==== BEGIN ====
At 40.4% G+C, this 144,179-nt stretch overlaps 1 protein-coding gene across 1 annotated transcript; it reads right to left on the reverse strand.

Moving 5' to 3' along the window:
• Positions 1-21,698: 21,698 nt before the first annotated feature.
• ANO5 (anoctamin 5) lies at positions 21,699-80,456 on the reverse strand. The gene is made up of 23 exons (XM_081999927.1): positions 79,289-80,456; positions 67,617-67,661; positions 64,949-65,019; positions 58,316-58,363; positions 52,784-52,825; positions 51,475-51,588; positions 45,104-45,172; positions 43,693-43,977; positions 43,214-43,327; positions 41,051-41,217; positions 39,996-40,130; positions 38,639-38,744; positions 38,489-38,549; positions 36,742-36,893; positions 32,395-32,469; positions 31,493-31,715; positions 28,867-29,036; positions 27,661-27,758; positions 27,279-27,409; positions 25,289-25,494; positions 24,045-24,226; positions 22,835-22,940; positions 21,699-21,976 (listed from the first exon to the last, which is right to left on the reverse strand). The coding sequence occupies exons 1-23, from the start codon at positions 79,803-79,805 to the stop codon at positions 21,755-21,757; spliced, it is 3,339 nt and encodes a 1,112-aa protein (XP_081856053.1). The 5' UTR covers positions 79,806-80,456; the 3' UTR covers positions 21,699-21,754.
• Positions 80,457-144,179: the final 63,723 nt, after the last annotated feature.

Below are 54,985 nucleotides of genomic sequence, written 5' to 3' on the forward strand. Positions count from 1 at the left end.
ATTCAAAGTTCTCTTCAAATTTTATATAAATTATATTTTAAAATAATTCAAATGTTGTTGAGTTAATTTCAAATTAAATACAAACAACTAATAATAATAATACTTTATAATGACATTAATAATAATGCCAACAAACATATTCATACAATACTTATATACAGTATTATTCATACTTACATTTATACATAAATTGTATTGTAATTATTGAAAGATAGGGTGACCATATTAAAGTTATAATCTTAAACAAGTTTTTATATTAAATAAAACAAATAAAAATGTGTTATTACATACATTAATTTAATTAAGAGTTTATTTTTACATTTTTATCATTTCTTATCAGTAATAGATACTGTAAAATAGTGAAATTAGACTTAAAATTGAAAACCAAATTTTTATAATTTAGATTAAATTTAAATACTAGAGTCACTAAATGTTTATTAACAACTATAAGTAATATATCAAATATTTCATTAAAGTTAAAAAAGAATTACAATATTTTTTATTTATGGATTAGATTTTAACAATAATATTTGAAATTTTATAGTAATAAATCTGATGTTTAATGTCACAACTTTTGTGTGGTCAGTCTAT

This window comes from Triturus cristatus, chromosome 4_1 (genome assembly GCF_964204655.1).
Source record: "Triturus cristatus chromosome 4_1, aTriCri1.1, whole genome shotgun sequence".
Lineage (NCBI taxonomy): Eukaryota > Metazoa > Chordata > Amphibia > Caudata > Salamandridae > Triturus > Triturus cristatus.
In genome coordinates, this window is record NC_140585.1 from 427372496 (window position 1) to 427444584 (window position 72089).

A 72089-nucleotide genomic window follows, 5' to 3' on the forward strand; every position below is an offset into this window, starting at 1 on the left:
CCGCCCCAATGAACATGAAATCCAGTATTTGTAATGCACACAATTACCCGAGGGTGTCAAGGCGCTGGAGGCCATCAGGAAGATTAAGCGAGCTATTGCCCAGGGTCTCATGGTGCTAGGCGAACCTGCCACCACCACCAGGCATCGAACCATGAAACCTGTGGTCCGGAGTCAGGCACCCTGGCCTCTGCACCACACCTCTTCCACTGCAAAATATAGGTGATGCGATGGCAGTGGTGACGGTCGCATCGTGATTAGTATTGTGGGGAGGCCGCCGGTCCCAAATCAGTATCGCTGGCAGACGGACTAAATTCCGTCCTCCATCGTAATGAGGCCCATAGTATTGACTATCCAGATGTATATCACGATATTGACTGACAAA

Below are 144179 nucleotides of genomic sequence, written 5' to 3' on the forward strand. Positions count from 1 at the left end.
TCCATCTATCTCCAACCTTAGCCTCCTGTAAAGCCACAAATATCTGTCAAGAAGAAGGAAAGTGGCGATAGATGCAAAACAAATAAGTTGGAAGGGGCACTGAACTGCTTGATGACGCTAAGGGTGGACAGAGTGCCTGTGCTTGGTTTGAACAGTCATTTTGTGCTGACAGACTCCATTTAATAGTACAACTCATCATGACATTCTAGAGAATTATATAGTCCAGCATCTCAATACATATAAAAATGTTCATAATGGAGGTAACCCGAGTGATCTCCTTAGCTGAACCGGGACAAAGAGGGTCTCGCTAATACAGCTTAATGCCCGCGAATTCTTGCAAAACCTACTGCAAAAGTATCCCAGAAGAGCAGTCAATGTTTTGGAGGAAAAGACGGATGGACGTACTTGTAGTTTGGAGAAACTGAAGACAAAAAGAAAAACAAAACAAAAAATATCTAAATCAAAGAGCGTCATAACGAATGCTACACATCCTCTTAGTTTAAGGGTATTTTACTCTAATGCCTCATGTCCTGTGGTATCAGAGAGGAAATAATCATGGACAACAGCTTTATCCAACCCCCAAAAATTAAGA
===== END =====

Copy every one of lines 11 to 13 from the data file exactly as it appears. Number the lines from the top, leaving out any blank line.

In genome coordinates, this window is record NC_140585.1 from 427372496 (window position 1) to 427444584 (window position 72089).

A 72089-nucleotide genomic window follows, 5' to 3' on the forward strand; every position below is an offset into this window, starting at 1 on the left:
CCGCCCCAATGAACATGAAATCCAGTATTTGTAATGCACACAATTACCCGAGGGTGTCAAGGCGCTGGAGGCCATCAGGAAGATTAAGCGAGCTATTGCCCAGGGTCTCATGGTGCTAGGCGAACCTGCCACCACCACCAGGCATCGAACCATGAAACCTGTGGTCCGGAGTCAGGCACCCTGGCCTCTGCACCACACCTCTTCCACTGCAAAATATAGGTGATGCGATGGCAGTGGTGACGGTCGCATCGTGATTAGTATTGTGGGGAGGCCGCCGGTCCCAAATCAGTATCGCTGGCAGACGGACTAAATTCCGTCCTCCATCGTAATGAGGCCCATAGTATTGACTATCCAGATGTATATCACGATATTGACTGACAAA